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What is KerGIS?

An interface generated by GiG
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In all domains, including the geometrical one, information is the result of the joints between 3 steps :

  1. Acquisition.
  2. Processing.
  3. Usage.

The essential consistency of the whole stream implies to have a set of programs being a system, and not a random collection of processing, having neither the same domains of definition, nor the same assumptions or logics.

KerGIS is such a system, covering the 3 steps defined above, and handling the 3 kinds of geometrical data :

the data is gathered by scanning a zone, and consists of a matrix of same type values, each giving the characteristic for a defined area called a cell.
information about geometrical object, whether points, lines, faces or solids (solids are not supported at the moment).
ponctual informations, considered alone or forming a networking to drive the rectification of data in one of the 2 kinds described above.

Because an information system must allow to obtain informations from raw data, and must, in particular, allow to deduce geometrical properties, KerGIS is natively topological.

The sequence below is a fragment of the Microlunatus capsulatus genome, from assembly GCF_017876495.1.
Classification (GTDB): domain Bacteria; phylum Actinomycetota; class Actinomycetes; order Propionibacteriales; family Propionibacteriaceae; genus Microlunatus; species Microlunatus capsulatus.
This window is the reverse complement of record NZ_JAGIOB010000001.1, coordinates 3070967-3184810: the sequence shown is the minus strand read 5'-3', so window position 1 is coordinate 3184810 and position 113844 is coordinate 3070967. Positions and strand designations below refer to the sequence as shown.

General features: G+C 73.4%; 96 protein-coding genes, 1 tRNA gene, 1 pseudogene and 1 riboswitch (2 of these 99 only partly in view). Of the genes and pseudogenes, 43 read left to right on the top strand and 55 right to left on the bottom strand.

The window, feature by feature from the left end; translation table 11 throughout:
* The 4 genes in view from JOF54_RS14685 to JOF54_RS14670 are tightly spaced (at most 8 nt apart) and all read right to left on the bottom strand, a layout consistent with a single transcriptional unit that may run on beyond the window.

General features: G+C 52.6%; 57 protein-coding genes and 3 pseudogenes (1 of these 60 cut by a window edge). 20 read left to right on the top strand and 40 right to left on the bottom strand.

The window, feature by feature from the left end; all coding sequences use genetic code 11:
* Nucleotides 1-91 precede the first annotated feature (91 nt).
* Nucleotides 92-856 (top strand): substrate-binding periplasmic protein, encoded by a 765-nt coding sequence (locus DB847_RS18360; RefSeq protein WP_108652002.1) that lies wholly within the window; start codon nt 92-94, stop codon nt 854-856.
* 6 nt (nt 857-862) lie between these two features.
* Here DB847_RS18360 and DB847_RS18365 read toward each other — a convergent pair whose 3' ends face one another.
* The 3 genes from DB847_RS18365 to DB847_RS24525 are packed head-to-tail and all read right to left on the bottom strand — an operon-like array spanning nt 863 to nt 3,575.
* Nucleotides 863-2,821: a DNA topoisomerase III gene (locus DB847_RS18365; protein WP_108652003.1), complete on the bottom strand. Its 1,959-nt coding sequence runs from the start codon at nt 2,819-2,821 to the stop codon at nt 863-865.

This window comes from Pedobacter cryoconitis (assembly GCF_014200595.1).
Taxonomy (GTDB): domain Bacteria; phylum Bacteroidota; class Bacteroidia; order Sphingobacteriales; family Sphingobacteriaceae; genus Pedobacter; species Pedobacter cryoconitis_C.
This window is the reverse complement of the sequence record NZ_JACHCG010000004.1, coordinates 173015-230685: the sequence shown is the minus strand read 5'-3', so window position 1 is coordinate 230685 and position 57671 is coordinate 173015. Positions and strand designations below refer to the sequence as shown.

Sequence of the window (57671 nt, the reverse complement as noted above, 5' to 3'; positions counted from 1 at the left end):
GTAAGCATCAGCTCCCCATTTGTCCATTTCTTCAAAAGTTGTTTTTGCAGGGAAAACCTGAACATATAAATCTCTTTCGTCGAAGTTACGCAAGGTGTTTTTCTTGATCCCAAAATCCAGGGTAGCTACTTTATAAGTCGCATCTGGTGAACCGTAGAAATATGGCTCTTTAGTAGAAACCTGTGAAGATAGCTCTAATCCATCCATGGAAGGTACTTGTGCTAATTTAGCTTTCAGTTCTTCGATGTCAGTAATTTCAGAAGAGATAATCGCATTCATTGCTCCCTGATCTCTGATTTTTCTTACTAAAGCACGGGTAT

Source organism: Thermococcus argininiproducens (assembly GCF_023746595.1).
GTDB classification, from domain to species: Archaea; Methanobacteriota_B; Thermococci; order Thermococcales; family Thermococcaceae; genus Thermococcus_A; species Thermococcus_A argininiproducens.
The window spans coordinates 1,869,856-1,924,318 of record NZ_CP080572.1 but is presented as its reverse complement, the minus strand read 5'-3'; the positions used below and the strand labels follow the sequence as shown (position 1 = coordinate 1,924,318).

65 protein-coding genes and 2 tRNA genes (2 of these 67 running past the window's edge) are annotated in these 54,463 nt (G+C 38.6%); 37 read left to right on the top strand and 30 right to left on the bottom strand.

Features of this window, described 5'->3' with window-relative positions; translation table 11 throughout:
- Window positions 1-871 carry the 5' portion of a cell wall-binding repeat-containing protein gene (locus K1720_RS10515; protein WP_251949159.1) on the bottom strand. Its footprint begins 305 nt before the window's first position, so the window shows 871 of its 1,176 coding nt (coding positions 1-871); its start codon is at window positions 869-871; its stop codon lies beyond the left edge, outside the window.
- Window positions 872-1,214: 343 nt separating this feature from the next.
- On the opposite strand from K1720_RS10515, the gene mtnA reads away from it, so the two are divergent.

Finally, because one may want to associate non geometrical information to geometrical elements, KerGIS handles too attributes, stored under versatile kinds of data bases.

One way of using the information being viewing it, KerGIS allows to obtain a graphical representation of the informations, whether on screen or on hardcopy, thus providing what is generally associated with a Geographical Information System.

But KerGIS is more than just browsing through the results: it allows too and first! to create them!

Read more. (PDF, french, with screenshots.)

The Name Of The Game

KerGIS is aimed to be a GIS kernel, that is to provide a complete set of efficient core primitives (geometrical system calls) upon which one can build a dedicated application matching exactly a specialized GIS need.

Open source version

KerGIS started from the latest public version of G.R.A.S.S. published by U.S. Army C.E.R.L.

The first aim was to recover the logics driving G.R.A.S.S. while reorganizing the source code, making it compiles on current POSIX systems, fixing errors or bugs and providing the needed extensions in order to have a system immediately usable.

The published version is the result of this reconnaissance offensive d'ingénierie. The proprietary version is derived from these sources, and the knowledge gained and decisions taken during this phase.

The code is published under a BSD type licence, with a (practical) advertising clause, allowing anybody working according to the licence to create a derivative work, including a commercial one.